Mud Creek Clinic (Film)

Mud Creek Clinic

  •  Anne Lewis
  •  1986
  • Color IconColor
  •  29:00
  •  3/4" U-matic video
Film Description
The Mud Creek Clinic was started in 1973 by a community in Floyd County, Kentucky who believed health care is a right, not a privilege. The film of the same name describes the formation of the clinic, explores the feelings among patients and community members that the clinic belongs to them, and draws a portrait of clinic director Eula Hall, who has long been involved in community struggles in Eastern Kentucky. From the fight for a school lunch program in Floyd County to UMWA picket lines in Harlan County, Hall has become a nationally known figure for work for justice and equity for the people of Eastern Kentucky. Mud Creek Clinic depicts the clear and passionate victory of a community in organizing and maintaining health care for all its people.

Screenings & Festivals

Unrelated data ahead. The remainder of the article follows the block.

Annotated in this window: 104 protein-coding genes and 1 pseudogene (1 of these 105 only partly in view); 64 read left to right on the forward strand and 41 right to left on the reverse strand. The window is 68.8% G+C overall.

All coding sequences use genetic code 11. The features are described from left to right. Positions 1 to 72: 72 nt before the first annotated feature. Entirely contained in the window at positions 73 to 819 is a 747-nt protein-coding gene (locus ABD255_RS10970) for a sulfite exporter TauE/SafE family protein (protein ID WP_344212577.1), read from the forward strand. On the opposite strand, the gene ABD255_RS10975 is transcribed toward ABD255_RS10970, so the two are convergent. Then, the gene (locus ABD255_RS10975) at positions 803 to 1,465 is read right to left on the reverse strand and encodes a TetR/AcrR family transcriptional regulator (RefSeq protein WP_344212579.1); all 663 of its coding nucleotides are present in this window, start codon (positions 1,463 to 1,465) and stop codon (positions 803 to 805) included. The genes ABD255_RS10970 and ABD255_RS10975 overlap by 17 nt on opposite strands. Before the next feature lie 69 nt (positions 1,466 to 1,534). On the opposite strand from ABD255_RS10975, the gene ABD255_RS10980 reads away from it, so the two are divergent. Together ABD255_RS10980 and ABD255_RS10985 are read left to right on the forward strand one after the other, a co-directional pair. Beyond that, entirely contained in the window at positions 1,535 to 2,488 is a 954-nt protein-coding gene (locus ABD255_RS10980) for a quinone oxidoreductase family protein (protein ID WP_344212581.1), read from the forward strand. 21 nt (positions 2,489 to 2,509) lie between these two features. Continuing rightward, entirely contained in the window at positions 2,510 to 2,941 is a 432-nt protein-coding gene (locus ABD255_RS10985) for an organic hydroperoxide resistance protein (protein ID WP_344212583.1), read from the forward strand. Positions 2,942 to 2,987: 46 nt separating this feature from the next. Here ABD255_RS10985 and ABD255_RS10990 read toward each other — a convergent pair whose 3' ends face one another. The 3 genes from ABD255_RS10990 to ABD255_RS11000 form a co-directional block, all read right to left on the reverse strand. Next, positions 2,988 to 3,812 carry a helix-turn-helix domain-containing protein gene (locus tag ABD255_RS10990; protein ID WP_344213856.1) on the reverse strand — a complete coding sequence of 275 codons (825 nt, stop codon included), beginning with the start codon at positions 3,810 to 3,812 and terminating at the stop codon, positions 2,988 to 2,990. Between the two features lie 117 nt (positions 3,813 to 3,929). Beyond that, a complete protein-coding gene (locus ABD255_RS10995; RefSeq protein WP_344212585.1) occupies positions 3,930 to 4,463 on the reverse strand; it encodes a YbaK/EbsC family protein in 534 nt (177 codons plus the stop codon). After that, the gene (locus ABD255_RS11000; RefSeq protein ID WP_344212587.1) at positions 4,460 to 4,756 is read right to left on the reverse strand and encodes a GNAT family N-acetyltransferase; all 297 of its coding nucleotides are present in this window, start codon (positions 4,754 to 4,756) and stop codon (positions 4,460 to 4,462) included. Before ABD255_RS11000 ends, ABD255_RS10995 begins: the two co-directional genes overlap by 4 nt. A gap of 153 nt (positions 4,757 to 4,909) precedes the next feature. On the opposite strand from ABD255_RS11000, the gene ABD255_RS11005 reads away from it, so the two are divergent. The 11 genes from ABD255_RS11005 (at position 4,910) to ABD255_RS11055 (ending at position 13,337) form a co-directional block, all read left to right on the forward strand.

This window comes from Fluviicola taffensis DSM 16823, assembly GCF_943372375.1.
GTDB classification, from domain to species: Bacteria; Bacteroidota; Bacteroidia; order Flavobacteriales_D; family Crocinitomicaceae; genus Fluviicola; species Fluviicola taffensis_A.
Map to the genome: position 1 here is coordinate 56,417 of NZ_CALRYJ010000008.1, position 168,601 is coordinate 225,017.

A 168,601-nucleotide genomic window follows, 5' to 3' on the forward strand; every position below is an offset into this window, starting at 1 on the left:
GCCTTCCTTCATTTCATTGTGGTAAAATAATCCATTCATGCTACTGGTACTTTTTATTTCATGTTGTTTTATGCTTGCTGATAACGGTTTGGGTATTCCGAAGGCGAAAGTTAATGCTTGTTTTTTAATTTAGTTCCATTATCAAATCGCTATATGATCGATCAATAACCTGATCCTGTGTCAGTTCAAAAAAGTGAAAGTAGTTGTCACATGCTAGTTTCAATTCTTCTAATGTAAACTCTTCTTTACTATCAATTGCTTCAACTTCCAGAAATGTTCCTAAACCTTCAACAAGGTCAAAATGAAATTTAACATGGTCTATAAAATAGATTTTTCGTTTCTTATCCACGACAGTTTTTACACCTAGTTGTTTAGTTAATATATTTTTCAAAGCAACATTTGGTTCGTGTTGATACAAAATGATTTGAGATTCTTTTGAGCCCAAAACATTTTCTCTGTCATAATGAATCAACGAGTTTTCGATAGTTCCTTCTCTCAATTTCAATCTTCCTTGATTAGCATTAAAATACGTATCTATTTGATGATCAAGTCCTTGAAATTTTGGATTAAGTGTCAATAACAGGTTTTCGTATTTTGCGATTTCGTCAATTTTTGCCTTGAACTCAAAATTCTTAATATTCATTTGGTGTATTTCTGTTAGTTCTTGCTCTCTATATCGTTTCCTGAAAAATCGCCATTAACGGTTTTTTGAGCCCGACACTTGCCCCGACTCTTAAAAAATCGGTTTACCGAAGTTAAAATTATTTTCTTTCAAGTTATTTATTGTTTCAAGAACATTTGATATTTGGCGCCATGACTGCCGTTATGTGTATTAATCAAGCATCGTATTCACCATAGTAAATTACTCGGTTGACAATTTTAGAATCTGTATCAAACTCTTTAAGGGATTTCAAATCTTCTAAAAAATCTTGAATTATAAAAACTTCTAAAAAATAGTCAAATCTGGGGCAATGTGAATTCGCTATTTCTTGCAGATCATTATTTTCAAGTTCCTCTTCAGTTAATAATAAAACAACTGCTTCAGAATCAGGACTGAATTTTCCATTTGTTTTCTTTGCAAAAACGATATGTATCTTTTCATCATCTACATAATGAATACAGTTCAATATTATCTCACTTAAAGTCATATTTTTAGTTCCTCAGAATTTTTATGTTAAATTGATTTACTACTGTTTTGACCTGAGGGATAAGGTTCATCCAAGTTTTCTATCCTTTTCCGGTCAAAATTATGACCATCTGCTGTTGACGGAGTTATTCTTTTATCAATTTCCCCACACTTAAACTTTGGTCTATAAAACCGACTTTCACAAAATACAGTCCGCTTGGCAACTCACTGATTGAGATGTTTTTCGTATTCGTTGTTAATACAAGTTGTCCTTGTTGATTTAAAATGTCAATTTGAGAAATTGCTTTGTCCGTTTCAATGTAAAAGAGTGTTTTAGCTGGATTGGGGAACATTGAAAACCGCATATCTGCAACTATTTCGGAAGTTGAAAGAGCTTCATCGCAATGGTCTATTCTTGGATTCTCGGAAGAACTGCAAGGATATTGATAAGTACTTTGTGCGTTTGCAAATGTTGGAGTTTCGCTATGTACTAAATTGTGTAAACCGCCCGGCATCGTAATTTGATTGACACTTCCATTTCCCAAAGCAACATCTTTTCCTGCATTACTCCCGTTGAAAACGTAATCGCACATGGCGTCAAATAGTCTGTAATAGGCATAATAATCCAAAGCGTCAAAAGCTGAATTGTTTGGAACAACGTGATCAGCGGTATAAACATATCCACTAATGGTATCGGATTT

• Athens International Video Festival
  • Columbus Video Festival
  • Council on Foundations Film and Video Festival
  • Science Books and Films Science Film Festival

Not yet preserved. To support the work of preserving and safeguarding the collections, please consider designating a donation to Appalshop Archive.


“Presents an excellent example of what a rural health care delivery system should be. Also underscores the positive role a community can play in improving health care when they are welcomed and involved in their local clinic.” — Leatherwood (Kentucky) Clinic
“Eminently lucid and captivating … A sobering and compelling rendition of a grassroots success story in Appalachia … an exceptionally valuable vehicle for learning about the people and conditions of this region.” — North Carolina State University